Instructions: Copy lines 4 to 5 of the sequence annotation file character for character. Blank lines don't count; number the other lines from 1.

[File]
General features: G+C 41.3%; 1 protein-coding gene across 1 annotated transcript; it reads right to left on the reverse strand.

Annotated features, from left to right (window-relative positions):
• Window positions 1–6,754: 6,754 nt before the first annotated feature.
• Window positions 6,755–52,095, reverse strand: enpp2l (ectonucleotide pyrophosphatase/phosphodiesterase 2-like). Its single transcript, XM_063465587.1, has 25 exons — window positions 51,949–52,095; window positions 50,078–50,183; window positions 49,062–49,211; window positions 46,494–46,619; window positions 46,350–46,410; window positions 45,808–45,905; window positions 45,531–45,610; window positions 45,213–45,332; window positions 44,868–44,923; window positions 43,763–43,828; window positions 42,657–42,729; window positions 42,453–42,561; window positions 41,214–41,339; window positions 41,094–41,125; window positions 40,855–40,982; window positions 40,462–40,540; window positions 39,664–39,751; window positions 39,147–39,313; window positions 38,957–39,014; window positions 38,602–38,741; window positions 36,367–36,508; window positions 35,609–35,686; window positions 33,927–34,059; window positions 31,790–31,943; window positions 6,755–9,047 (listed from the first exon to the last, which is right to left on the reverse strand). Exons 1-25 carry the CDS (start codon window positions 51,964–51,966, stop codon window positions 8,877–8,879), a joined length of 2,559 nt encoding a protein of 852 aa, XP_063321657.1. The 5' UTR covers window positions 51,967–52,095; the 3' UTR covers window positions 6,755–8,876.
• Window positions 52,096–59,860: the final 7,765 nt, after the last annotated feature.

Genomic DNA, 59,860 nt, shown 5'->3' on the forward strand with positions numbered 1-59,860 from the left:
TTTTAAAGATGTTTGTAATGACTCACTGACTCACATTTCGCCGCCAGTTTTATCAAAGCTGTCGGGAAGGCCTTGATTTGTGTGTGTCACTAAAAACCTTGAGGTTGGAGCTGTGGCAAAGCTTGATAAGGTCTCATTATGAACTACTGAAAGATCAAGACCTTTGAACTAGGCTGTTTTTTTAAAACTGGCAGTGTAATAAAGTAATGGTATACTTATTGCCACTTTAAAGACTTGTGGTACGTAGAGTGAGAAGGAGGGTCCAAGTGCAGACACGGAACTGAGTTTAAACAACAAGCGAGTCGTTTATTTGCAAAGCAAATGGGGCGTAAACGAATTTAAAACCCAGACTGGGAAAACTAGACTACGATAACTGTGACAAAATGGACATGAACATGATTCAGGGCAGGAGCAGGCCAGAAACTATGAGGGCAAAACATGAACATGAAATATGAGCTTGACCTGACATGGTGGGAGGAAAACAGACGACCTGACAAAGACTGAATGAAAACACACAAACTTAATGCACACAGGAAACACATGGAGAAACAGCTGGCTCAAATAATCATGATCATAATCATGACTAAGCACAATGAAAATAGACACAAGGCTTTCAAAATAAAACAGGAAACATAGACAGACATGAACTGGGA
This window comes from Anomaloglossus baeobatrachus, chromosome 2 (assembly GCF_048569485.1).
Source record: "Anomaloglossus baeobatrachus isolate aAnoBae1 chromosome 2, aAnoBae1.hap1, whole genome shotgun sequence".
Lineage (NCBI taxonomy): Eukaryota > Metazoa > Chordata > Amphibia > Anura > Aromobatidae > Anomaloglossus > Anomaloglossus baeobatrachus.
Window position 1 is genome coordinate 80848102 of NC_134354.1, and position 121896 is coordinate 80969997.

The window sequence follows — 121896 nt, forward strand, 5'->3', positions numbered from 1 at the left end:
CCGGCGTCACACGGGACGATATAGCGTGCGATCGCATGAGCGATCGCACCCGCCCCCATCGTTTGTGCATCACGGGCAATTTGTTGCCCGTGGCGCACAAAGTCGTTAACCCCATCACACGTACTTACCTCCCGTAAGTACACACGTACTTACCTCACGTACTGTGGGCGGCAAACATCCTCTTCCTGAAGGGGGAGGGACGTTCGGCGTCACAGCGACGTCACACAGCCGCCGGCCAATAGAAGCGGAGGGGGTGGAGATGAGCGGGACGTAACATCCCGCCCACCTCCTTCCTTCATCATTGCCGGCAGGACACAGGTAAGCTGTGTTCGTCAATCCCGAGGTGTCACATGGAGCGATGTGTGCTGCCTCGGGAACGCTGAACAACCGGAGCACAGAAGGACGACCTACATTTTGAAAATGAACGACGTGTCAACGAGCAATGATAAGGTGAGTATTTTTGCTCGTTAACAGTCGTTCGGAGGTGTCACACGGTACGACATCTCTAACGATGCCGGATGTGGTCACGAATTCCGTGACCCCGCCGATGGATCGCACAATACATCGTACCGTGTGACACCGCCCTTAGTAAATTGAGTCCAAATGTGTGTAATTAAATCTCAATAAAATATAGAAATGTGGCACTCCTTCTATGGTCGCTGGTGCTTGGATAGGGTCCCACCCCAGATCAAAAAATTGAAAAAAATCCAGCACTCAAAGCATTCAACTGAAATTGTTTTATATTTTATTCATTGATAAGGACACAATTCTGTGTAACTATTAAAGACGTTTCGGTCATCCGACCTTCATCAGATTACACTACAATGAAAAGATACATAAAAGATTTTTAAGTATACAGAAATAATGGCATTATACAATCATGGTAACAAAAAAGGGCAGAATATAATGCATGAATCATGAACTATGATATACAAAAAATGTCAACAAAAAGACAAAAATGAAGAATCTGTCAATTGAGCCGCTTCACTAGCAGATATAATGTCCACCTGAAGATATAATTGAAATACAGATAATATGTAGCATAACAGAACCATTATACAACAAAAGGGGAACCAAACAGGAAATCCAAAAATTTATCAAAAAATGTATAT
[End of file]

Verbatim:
• Window positions 6,755–52,095, reverse strand: enpp2l (ectonucleotide pyrophosphatase/phosphodiesterase 2-like). Its single transcript, XM_063465587.1, has 25 exons — window positions 51,949–52,095; window positions 50,078–50,183; window positions 49,062–49,211; window positions 46,494–46,619; window positions 46,350–46,410; window positions 45,808–45,905; window positions 45,531–45,610; window positions 45,213–45,332; window positions 44,868–44,923; window positions 43,763–43,828; window positions 42,657–42,729; window positions 42,453–42,561; window positions 41,214–41,339; window positions 41,094–41,125; window positions 40,855–40,982; window positions 40,462–40,540; window positions 39,664–39,751; window positions 39,147–39,313; window positions 38,957–39,014; window positions 38,602–38,741; window positions 36,367–36,508; window positions 35,609–35,686; window positions 33,927–34,059; window positions 31,790–31,943; window positions 6,755–9,047 (listed from the first exon to the last, which is right to left on the reverse strand). Exons 1-25 carry the CDS (start codon window positions 51,964–51,966, stop codon window positions 8,877–8,879), a joined length of 2,559 nt encoding a protein of 852 aa, XP_063321657.1. The 5' UTR covers window positions 51,967–52,095; the 3' UTR covers window positions 6,755–8,876.
• Window positions 52,096–59,860: the final 7,765 nt, after the last annotated feature.